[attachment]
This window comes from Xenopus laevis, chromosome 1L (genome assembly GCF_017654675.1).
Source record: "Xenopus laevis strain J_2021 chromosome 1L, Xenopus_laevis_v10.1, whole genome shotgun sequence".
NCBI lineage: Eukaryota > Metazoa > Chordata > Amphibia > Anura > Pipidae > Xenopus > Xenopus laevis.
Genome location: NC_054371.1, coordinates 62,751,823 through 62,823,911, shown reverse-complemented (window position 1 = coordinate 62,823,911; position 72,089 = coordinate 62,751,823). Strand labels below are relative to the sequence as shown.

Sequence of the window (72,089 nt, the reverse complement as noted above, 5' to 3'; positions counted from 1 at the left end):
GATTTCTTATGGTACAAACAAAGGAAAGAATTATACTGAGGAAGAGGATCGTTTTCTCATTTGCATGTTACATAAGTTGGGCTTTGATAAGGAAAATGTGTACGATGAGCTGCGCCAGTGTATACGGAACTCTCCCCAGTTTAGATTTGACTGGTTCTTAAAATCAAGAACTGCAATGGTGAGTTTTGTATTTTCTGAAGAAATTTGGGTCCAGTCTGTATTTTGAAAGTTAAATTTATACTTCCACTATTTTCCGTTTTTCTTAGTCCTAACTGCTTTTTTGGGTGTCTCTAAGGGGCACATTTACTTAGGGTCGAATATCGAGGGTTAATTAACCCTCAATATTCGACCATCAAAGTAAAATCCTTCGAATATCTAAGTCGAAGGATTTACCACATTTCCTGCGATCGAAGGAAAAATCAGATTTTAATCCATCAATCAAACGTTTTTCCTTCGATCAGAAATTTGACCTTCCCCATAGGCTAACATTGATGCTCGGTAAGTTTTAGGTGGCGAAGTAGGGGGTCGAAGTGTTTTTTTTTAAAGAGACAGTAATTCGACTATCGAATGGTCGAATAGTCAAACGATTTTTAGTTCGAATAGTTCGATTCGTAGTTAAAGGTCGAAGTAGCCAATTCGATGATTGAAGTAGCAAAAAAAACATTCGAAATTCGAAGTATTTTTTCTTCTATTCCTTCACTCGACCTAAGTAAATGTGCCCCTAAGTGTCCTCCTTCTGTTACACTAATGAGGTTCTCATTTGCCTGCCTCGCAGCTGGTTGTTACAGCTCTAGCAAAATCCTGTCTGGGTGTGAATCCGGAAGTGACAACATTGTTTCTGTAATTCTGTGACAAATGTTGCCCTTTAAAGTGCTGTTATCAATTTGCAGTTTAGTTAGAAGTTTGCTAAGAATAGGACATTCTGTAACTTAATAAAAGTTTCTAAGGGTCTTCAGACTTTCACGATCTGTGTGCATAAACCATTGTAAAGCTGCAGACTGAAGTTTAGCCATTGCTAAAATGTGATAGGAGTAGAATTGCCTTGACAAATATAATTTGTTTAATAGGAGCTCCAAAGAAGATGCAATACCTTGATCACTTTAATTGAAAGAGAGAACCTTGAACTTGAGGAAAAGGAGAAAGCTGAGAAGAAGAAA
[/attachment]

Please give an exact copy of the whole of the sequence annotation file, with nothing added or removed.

This window comes from Xenopus laevis, chromosome 1L (genome assembly GCF_017654675.1).
Source record: "Xenopus laevis strain J_2021 chromosome 1L, Xenopus_laevis_v10.1, whole genome shotgun sequence".
NCBI lineage: Eukaryota > Metazoa > Chordata > Amphibia > Anura > Pipidae > Xenopus > Xenopus laevis.
Genome location: NC_054371.1, coordinates 62,751,823 through 62,823,911, shown reverse-complemented (window position 1 = coordinate 62,823,911; position 72,089 = coordinate 62,751,823). Strand labels below are relative to the sequence as shown.

Sequence of the window (72,089 nt, the reverse complement as noted above, 5' to 3'; positions counted from 1 at the left end):
GATTTCTTATGGTACAAACAAAGGAAAGAATTATACTGAGGAAGAGGATCGTTTTCTCATTTGCATGTTACATAAGTTGGGCTTTGATAAGGAAAATGTGTACGATGAGCTGCGCCAGTGTATACGGAACTCTCCCCAGTTTAGATTTGACTGGTTCTTAAAATCAAGAACTGCAATGGTGAGTTTTGTATTTTCTGAAGAAATTTGGGTCCAGTCTGTATTTTGAAAGTTAAATTTATACTTCCACTATTTTCCGTTTTTCTTAGTCCTAACTGCTTTTTTGGGTGTCTCTAAGGGGCACATTTACTTAGGGTCGAATATCGAGGGTTAATTAACCCTCAATATTCGACCATCAAAGTAAAATCCTTCGAATATCTAAGTCGAAGGATTTACCACATTTCCTGCGATCGAAGGAAAAATCAGATTTTAATCCATCAATCAAACGTTTTTCCTTCGATCAGAAATTTGACCTTCCCCATAGGCTAACATTGATGCTCGGTAAGTTTTAGGTGGCGAAGTAGGGGGTCGAAGTGTTTTTTTTTAAAGAGACAGTAATTCGACTATCGAATGGTCGAATAGTCAAACGATTTTTAGTTCGAATAGTTCGATTCGTAGTTAAAGGTCGAAGTAGCCAATTCGATGATTGAAGTAGCAAAAAAAACATTCGAAATTCGAAGTATTTTTTCTTCTATTCCTTCACTCGACCTAAGTAAATGTGCCCCTAAGTGTCCTCCTTCTGTTACACTAATGAGGTTCTCATTTGCCTGCCTCGCAGCTGGTTGTTACAGCTCTAGCAAAATCCTGTCTGGGTGTGAATCCGGAAGTGACAACATTGTTTCTGTAATTCTGTGACAAATGTTGCCCTTTAAAGTGCTGTTATCAATTTGCAGTTTAGTTAGAAGTTTGCTAAGAATAGGACATTCTGTAACTTAATAAAAGTTTCTAAGGGTCTTCAGACTTTCACGATCTGTGTGCATAAACCATTGTAAAGCTGCAGACTGAAGTTTAGCCATTGCTAAAATGTGATAGGAGTAGAATTGCCTTGACAAATATAATTTGTTTAATAGGAGCTCCAAAGAAGATGCAATACCTTGATCACTTTAATTGAAAGAGAGAACCTTGAACTTGAGGAAAAGGAGAAAGCTGAGAAGAAGAAA